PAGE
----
Trick-taking game

A trick-taking game is a card or tile-based game in which play of a hand centers on a series of finite rounds or units of play, called tricks, which are each evaluated to determine a winner or taker of that trick. The object of such games then may be closely tied to the number of tricks taken, as in plain-trick games such as contract bridge, whist, and spades, or to the value of the cards contained in taken tricks, as in point-trick games such as pinochle, the tarot family, briscola, and most evasion games like hearts.[1] Trick-and-draw games are trick-taking games in which the players can fill up their hands after each trick. In most variants, players are free to play any card into a trick in the first phase of the game, but must follow suit as soon as the stock is depleted. Trick-avoidance games like reversis or polignac are those in which the aim is to avoid taking some or all tricks.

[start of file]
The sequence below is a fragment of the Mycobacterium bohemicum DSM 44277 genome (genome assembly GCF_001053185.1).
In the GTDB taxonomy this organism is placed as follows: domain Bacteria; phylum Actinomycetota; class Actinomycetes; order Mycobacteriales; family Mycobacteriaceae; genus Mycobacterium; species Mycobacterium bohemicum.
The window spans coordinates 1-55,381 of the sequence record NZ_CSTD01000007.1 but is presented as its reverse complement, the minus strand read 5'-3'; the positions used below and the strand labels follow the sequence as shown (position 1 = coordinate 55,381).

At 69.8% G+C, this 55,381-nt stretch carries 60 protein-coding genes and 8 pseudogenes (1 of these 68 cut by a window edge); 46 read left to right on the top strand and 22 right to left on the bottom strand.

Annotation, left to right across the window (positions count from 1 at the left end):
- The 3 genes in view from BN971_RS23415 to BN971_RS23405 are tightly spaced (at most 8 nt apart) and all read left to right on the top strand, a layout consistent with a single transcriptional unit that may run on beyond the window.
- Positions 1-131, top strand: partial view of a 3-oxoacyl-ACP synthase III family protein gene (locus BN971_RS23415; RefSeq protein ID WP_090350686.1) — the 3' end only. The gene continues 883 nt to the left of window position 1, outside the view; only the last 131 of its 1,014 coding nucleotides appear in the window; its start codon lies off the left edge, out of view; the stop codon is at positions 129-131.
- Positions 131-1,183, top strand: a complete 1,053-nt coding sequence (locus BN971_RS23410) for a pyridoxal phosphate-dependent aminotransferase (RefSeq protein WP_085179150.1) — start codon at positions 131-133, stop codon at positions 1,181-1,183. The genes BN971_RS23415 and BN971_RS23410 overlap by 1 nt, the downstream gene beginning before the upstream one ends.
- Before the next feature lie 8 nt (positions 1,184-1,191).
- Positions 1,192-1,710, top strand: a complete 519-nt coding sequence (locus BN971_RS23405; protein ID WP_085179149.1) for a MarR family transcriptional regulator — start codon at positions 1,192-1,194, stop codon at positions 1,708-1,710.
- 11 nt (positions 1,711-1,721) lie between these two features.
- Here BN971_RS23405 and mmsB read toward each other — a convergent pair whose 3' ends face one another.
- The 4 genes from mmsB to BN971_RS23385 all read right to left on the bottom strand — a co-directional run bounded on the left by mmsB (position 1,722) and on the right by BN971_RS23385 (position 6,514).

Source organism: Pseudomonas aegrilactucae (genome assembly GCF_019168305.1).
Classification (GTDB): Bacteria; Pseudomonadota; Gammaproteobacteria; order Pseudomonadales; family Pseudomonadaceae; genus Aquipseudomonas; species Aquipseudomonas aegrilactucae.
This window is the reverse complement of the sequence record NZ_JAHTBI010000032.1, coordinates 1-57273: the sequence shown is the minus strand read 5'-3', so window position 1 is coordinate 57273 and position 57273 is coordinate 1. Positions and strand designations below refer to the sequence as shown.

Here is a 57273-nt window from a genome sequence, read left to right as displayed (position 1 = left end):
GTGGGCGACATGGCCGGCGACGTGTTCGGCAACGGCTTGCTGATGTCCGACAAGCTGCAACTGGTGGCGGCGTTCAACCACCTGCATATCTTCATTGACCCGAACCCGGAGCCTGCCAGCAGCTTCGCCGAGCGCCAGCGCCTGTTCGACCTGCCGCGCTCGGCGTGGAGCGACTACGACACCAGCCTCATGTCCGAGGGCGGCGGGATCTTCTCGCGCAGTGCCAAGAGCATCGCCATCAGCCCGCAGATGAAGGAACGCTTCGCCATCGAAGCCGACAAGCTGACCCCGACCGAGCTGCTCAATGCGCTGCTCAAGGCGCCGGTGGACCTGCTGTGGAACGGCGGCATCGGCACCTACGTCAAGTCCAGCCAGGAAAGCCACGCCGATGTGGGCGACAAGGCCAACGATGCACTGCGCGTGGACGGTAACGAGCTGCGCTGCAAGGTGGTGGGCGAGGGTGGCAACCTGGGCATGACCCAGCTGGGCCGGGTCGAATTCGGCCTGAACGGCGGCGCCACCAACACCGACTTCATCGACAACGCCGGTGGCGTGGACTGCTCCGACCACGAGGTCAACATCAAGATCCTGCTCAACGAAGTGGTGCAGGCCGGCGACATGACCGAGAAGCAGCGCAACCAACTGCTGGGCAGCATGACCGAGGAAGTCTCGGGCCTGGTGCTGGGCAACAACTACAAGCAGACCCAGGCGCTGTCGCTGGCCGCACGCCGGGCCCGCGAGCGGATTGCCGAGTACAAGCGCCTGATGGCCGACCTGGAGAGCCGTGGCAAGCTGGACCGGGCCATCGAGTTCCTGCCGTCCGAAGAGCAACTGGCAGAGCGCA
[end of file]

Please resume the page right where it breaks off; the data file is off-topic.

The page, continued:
A trick of four cards. North led the 10♠. Usually all players must follow suit and play a spade unless they have none. East does so with the K♠. South doesn't have a spade, so plays the J♦, and West the 7♥. In a notrump game, east wins the trick, having played the highest card of the suit led (unless the game is an ace-ten game, with 10 being higher than the king, making north win the trick). However, if diamonds or hearts are trumps, south or west respectively win.

The domino game Texas 42 is an example of a trick-taking game that is not a card game.

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